- The Washington Times - Friday, September 12, 2008

If you play, you pay. One way or another it’s going to cost you.

You may be able to soften your pain at the pump by trading something bigger for something smaller resulting in reduced utility. Driving a Spec may be your answer; but if it’s not, your choice is diesel or gasoline-electric hybrids. The argument rages as to which makes more sense and as with the recently settled Blu-ray/HD optical disc war, manufacturers are choosing sides.

Because we are a technology-driven culture, the gasoline-electric hybrids play into our sense of future making them the darlings of the latest energy crunch.

None of the current crop of hybrids has done better in the marketplace or in the press than Toyota’s fuel-stingy trio of Prius, Highlander Hybrid and Camry Hybrid. Toyota can’t build Priuses fast enough to supply the runaway demand for what has become the poster child of Greenies wanting to drive their color. Although the Highlander Hybrid isn’t quite the environmental icon that the Prius is, it got to the party early and is probably the best known of the hybrid SUVs. However there is still a cost.

With the purchase price of a hybrid-powered vehicle being thousands more than the traditional gas-powered version of the same vehicle - in this case the difference between the regular $29,695 base Highlander and the $35,180 base Highlander Hybrid supplied for this evaluation is $5,485 - recouping that extra up-front cost with gas-pump savings could take four to five years or longer. Keep a hybrid long enough and at some point you will also need to replace a worn-out battery pack. Think $4,000 to $5,000 for new batteries and disposing of the worn-out ones. Cha-ching. If your goals are existential having to do with saving the planet and minimizing oil use rather than some sort of bottom-line cost savings, hybrids make pretty good sense.

Toyota redesigned the Highlander for 2008. It’s longer, wider and taller (4 inches, 3 inches and 1 inch respectively) than the last generation. The gas-powered version develops 270 horsepower from its 3.5-liter V6. The hybrid edition produces the same 270 maximum horsepower, but it uses three electric motors along with a 3.3-liter V6 to get there.

One motor runs the front wheels, one the rear wheels (thus qualifying it as all-wheel drive), and one starts the gas engine and charges the battery pack. A constantly variable automatic transmission (CVT) also helps stretch the fuel.

Where the regular AWD Highlander has an Environmental Protection Agency rating of 17 mpg in the city and 23 mpg on the highway, its hybrid twin’s EPA numbers are 27 city and 25 highway. A 10 mpg difference in city driving is nothing to sneeze at particularly if you do a lot of in-town slogging.

Electric propulsion comes into play only at the lower speeds, thus the lower EPA city number. During my 280-mile experience of mixed highway and city driving, the Hybrid averaged 23.7 mpg. With some concentration and practice, you could probably do a little better. Toyota claims the Hybrid can operate on batteries alone up to 30 miles per hour or so for several minutes. If you don’t mind some horn honking and fist shaking, you can probably keep to electric for much of your city driving, but it’s not easy. You must drive as though there is a raw egg between your foot and the accelerator.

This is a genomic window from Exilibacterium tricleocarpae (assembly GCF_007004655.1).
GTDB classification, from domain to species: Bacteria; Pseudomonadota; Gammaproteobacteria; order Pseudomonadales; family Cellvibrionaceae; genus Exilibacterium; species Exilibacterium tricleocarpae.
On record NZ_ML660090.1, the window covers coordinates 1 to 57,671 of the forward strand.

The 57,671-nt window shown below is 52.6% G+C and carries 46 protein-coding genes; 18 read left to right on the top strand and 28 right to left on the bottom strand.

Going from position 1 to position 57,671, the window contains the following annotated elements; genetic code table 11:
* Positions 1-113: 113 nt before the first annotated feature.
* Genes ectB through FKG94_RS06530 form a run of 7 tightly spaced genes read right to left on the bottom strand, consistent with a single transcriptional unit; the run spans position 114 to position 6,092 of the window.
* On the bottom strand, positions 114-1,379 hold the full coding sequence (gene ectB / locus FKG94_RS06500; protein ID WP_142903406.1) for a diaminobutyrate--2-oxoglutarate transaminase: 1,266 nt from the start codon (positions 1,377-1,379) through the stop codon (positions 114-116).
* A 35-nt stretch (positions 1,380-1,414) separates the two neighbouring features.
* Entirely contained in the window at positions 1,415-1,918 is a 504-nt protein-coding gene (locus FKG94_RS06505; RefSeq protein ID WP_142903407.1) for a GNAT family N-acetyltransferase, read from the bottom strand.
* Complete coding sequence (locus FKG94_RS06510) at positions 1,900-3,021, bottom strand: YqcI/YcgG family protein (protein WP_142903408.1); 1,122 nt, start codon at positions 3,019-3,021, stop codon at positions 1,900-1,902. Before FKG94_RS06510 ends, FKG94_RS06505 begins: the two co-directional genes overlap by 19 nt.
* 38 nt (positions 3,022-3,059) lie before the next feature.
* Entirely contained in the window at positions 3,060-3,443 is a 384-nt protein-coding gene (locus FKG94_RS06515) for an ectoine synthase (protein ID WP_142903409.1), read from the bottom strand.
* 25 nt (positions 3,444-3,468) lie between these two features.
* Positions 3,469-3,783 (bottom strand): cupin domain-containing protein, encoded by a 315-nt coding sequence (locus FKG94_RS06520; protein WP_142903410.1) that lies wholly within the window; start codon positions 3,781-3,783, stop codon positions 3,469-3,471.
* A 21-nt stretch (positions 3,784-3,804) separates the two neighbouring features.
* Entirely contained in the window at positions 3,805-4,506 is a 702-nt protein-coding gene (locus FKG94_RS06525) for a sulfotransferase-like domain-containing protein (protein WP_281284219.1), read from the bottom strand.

Become too aggressive and the gas engine revs up. It mostly has to do with touch and patience - and flat streets help, too.

It will get better fuel economy in Miami than Seattle. Toyota provides a couple of tools to lend a hand in the form of “EV” and “Econ” driving modes. A bit redundant, the EV mode lets you drive strictly on the batteries at slower speeds. The Econ mode moderates throttle response, smoothing out throttle input and thus reducing fuel consumption.

Although Toyota’s Hybrid Synergy Drive system puts a serious dent in fuel consumption, it doesn’t add to the driving dynamics.

The regular Highlander isn’t a-barrel-of-monkeys fun to drive and neither is the hybrid version.

The four-wheel independent suspension is tuned for ride comfort rather than crisp handling. Traction control, stability control, emergency braking assist and electronic brakeforce distribution fall under the umbrella of the four-wheel anti-lock disc brake system.

Wonderfully styled and carefully assembled, the two-tone interior is roomy and comfortable. Most of the extra exterior length has been invested into a third-row fold-flat seat.

It would have been better spent elsewhere. The third-row seat is far too small for general use. The base Hybrid comes with a six-speaker audio system with CD player and auxiliary input jack, power accessories, cruise control, tilt-telescoping steering wheel with redundant audio controls, fore and aft adjustable 40/20/40 reclining and fold-flat second-row seat, and center and overhead consoles. Opt for the $41,195 Limited version and you’ll get leather seating, faux wood interior accents, upgraded audio system, 19-inch alloy wheels, and backup camera and monitor among other features. Both versions have seven airbags including a driver’s side knee bag.

The most fuel efficient seven-passenger SUV for 2008, the Highlander Hybrid can make the most radical Greenie feel almost good about motorized propulsion. Only you can decide if it will make you feel good enough to spend the extra green up front.

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